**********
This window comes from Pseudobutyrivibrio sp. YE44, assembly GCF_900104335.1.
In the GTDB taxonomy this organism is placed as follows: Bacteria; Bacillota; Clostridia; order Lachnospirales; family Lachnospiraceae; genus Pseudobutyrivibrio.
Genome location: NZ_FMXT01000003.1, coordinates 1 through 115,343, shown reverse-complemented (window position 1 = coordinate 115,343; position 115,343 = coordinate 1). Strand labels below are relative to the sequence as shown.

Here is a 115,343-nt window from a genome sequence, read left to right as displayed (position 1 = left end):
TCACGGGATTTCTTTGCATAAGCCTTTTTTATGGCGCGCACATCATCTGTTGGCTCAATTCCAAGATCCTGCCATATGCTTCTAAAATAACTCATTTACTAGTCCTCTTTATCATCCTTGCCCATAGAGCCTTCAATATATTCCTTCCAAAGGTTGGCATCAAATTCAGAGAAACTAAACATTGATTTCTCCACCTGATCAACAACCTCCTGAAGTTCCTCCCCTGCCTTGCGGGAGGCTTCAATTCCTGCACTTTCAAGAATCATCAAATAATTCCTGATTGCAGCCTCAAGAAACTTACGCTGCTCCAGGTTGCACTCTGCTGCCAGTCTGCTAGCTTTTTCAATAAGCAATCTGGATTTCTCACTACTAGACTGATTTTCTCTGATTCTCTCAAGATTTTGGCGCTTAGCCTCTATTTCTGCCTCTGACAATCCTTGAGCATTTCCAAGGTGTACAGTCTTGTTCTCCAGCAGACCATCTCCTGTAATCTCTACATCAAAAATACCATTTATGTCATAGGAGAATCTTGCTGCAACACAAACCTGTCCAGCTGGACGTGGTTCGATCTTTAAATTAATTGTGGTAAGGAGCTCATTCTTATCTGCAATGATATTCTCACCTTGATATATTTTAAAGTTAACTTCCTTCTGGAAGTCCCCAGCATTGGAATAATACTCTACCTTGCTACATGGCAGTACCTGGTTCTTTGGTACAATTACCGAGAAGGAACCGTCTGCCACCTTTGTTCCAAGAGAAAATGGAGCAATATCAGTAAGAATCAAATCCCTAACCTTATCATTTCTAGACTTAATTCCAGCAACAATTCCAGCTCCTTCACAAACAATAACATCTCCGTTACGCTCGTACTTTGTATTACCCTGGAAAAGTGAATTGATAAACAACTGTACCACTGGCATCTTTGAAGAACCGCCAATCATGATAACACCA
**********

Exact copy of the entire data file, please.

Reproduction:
This window comes from Pseudobutyrivibrio sp. YE44, assembly GCF_900104335.1.
In the GTDB taxonomy this organism is placed as follows: Bacteria; Bacillota; Clostridia; order Lachnospirales; family Lachnospiraceae; genus Pseudobutyrivibrio.
Genome location: NZ_FMXT01000003.1, coordinates 1 through 115,343, shown reverse-complemented (window position 1 = coordinate 115,343; position 115,343 = coordinate 1). Strand labels below are relative to the sequence as shown.

Here is a 115,343-nt window from a genome sequence, read left to right as displayed (position 1 = left end):
TCACGGGATTTCTTTGCATAAGCCTTTTTTATGGCGCGCACATCATCTGTTGGCTCAATTCCAAGATCCTGCCATATGCTTCTAAAATAACTCATTTACTAGTCCTCTTTATCATCCTTGCCCATAGAGCCTTCAATATATTCCTTCCAAAGGTTGGCATCAAATTCAGAGAAACTAAACATTGATTTCTCCACCTGATCAACAACCTCCTGAAGTTCCTCCCCTGCCTTGCGGGAGGCTTCAATTCCTGCACTTTCAAGAATCATCAAATAATTCCTGATTGCAGCCTCAAGAAACTTACGCTGCTCCAGGTTGCACTCTGCTGCCAGTCTGCTAGCTTTTTCAATAAGCAATCTGGATTTCTCACTACTAGACTGATTTTCTCTGATTCTCTCAAGATTTTGGCGCTTAGCCTCTATTTCTGCCTCTGACAATCCTTGAGCATTTCCAAGGTGTACAGTCTTGTTCTCCAGCAGACCATCTCCTGTAATCTCTACATCAAAAATACCATTTATGTCATAGGAGAATCTTGCTGCAACACAAACCTGTCCAGCTGGACGTGGTTCGATCTTTAAATTAATTGTGGTAAGGAGCTCATTCTTATCTGCAATGATATTCTCACCTTGATATATTTTAAAGTTAACTTCCTTCTGGAAGTCCCCAGCATTGGAATAATACTCTACCTTGCTACATGGCAGTACCTGGTTCTTTGGTACAATTACCGAGAAGGAACCGTCTGCCACCTTTGTTCCAAGAGAAAATGGAGCAATATCAGTAAGAATCAAATCCCTAACCTTATCATTTCTAGACTTAATTCCAGCAACAATTCCAGCTCCTTCACAAACAATAACATCTCCGTTACGCTCGTACTTTGTATTACCCTGGAAAAGTGAATTGATAAACAACTGTACCACTGGCATCTTTGAAGAACCGCCAATCATGATAACACCA